If they hover around you and screech for ten minutes, you are probably doomed.

If they hover around you and screech for ten minutes, you are probably doomed.

The acting is just short of abysmal. Whitney Moore as Natalie is easily the most talented one here. But male lead Alan Bagh as Rod is just laughably bad in every scene he’s in. Even funnier is an interview on the disk (one of the extras) where director James Nguyen speaks glowingly to a (really bad) interviewer on cable access television about how good BIRDEMIC is. You just know that after it became a cult classic for being so bad, he probably went the Tommy Wiseau route, declaring that he made the movie so bad on purpose. That it was meant to be a comedy. But here, in this interview, Nguyen is pretty serious and talks as if BIRDEMIC is a really important message movie.

Oh yeah, and there is an appearance by a big-name actor in this one. It’s Tippi Hedren in some footage from an earlier James Nguyen movie, JULIE AND JACK (2003), that is used again here in a “blink and you’ll miss it” moment. How’s that for star power? The thing is, I watched the movie twice, and I still can’t tell you where the scene is.

With bad acting, lame-ass gunfire (it’s obvious the guns are fake and little CGI blasts show up around the nozzles when they’re fired, along with sound effects), really pathetic CGI birds (the screeching alone will drive you mad) and a script that gives you more belly laughs than life lessons, BIRDEMIC: SHOCK AND TERROR  is a completely inept, but thoroughly entertaining, journey in the land of truly awful cinema.

And if you’re good in 2013, Santa might just bring you a special treat called BIRDEMIC 2: THE RESURRECTION, which is rumored to be coming out next year.

What are you waiting for? Go check this one out. As William Carl would say in his “Bill’s Bizarre Bijou” column, “You won’t believe your eyes!” Especially if they’re pecked out by CGI birds.

© Copyright 2012 by L.L. Soares

Coming to an abandoned theater near you in 2013.

Coming to an abandoned theater near you in 2013.


Posted in 2012, Buddy Movies, Comedies, Cult Movies, Just Plain Weird, LL Soares Reviews, Strange Cinema, Weird Ones with tags , , , , , , on September 14, 2012 by knifefighter

“WEIRD ONES” Presents:
Movie Review by L. L. Soares

Back when David Letterman had a show that aired at 12:30 at night on NBC called Late Night with David Letterman (this is before his CBS “Late Show”),  actor Crispin Glover went on the show one night and almost hit Dave with a karate kick. Crispin was dressed in tight pants, had long hair, and wore huge platform shoes. This kick led to Glover being kicked off the show, but he came back the next night to explain that he wasn’t  really a psychopath, he was simply playing a character from his latest movie. That character was Rubin Farr from the 1991 flick, RUBIN AND ED, which he was promoting at the time.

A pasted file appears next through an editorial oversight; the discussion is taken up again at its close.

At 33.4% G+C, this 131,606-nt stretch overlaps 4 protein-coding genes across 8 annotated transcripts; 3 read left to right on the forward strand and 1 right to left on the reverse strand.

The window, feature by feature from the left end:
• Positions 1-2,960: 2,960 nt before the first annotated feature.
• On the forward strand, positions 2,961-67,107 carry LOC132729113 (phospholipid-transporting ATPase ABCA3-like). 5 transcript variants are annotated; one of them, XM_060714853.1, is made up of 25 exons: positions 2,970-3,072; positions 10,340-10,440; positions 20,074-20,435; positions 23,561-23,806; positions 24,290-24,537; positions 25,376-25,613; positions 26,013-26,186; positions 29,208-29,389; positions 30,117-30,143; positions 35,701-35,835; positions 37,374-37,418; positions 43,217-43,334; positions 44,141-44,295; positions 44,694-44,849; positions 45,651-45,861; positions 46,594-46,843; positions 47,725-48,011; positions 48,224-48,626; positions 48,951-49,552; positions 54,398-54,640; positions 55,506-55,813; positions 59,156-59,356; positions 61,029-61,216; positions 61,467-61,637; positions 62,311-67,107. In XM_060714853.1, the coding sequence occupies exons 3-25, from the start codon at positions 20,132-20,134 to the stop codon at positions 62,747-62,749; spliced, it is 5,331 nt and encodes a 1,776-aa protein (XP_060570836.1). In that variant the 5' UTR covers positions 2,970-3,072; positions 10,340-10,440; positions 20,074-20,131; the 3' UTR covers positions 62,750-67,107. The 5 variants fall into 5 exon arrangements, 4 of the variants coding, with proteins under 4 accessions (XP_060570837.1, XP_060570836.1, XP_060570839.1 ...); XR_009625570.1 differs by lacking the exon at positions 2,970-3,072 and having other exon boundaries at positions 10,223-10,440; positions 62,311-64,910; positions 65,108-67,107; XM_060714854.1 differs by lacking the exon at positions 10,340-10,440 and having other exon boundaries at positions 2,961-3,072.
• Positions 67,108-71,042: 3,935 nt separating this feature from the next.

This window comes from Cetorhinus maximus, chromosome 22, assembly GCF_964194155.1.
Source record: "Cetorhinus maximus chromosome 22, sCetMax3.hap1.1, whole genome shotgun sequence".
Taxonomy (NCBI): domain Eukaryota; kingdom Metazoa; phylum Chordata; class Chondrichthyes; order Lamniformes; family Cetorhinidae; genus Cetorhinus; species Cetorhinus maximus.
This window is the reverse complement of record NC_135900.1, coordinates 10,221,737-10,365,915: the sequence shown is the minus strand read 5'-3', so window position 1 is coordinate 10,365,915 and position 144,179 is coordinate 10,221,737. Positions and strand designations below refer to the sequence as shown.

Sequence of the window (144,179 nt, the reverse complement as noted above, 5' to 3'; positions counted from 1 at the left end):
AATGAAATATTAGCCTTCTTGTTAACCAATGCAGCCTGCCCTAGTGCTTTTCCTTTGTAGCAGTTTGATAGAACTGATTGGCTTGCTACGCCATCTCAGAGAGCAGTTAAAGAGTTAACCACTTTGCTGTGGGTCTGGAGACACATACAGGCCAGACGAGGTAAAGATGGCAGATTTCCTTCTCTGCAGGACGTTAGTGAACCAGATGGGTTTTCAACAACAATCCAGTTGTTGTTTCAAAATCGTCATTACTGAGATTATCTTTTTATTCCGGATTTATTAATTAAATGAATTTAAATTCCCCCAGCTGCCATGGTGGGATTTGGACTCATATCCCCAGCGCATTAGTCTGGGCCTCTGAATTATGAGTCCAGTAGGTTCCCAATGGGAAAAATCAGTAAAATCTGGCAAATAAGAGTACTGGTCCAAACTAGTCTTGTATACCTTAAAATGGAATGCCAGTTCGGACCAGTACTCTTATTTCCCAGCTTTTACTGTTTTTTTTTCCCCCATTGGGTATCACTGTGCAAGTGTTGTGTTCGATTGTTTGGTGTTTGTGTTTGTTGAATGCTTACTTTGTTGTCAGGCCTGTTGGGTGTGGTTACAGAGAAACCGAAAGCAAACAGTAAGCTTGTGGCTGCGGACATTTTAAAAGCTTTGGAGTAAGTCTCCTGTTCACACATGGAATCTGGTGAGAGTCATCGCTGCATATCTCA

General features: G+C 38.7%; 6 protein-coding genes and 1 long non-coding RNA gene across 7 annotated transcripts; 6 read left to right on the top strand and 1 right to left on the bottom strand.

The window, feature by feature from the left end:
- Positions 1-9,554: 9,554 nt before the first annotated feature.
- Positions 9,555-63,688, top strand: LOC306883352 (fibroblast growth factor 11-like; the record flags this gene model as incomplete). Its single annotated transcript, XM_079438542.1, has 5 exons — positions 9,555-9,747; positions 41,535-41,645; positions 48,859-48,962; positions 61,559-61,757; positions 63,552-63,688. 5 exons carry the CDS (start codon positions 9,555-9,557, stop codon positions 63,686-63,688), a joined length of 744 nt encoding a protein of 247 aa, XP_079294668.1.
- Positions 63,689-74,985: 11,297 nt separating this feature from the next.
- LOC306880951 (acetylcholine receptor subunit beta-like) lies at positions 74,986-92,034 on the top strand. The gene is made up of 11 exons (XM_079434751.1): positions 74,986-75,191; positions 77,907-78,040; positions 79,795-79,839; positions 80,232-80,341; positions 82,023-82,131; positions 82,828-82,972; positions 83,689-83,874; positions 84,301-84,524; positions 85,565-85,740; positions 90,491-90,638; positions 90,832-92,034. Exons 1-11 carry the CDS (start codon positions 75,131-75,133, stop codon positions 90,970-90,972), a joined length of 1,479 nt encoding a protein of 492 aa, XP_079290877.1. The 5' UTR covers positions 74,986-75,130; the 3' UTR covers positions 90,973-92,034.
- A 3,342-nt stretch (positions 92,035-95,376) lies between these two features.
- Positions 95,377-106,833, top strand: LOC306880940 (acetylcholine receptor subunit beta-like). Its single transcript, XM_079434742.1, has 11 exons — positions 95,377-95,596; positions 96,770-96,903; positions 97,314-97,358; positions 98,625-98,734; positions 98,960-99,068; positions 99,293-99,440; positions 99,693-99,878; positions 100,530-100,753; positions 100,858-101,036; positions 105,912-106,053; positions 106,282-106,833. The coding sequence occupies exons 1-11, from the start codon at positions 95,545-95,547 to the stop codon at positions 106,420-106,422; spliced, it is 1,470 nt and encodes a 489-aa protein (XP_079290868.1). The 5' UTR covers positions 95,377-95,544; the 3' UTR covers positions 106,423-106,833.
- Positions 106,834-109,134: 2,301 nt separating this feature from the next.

Crispin Glover’s infamous appearance on “Late Night with David Letterman,” where he dressed as his character, Rubin Farr.

I remember that show (back then I used to tape Letterman’s show at night and watch it the next day after work), and Glover was definitely a highlight of Dave’s run on NBC. On his second night, when Crispin “apologized,” they showed a clip of the film, showing Rubin hallucinating that his beloved cat, Simon, was water skiing. The scene ends with Rubin saying, “My cat can eat a whole watermelon.”

For years, that was the only part of RUBIN AND ED that I had ever seen. It is a movie that is notoriously hard to find and has been out of print for decades. The only way I was able to see it was to find an old VHS copy on Ebay. But I wish someone would re-release this on DVD. It’s exceedingly strange, and Crispin fans will definitely get a “kick” out of it.

The story begins with Ed Tuttle (Howard Hesseman, who played DJ “Johnny Fever” on the original WKRP in Cincinnati from 1978 – 1982), a down-on-his-luck schmo, attending a seminar by a motivational speaker named Mr. Busta (Michael Greene). The message is  the “Power of Positive Real Estate.” Ed then goes out on the street, trying to get other people to go to the seminar. Now that he’s on Mr. Busta’s payroll, and even gets to use the company car, Ed calls his ex-wife, Rula (Karen Black) and tries to convince her that he’s finally successful (his lack of cash is why she left), but she doesn’t buy it. In her book, it’s once a loser, always a loser, and she’s not interested in giving Ed a second chance.

Howard Hesseman as loser Ed Tuttle.

Enter Rubin Farr (Glover), an oddball with long hair, tight clothes and very big shoes. He lives in a big brick motel owned by his mother (Anna Louise-Daniels) where he just stays in his room all day, playing Mahler on his turntable and squeaking a rubber mouse that used to belong to his cat, Simon. Rubin’s mother pulls the plug on his record player, saying that he won’t get it back until he goes outside and makes a friend. Just one friend. If he can get this friend to come over the house for dinner (so Mom can see he or she exists), then he can have his music back.

Rubin reluctantly goes out into the world, where he bumps into Ed handing out flyers and trying to get people to attend the motivational seminar. Everyone ignores him and walks past, except for Rubin, who gives Ed odd answers to his questions, but seems like a possible customer. Rubin says he’ll go to the seminar if Ed comes and picks him up at his mother’s motel. Ed, eager to finally make a “sale,” says yes and they arrange to meet at Rubin’s room at 6pm.

Crispin Glover as Rubin.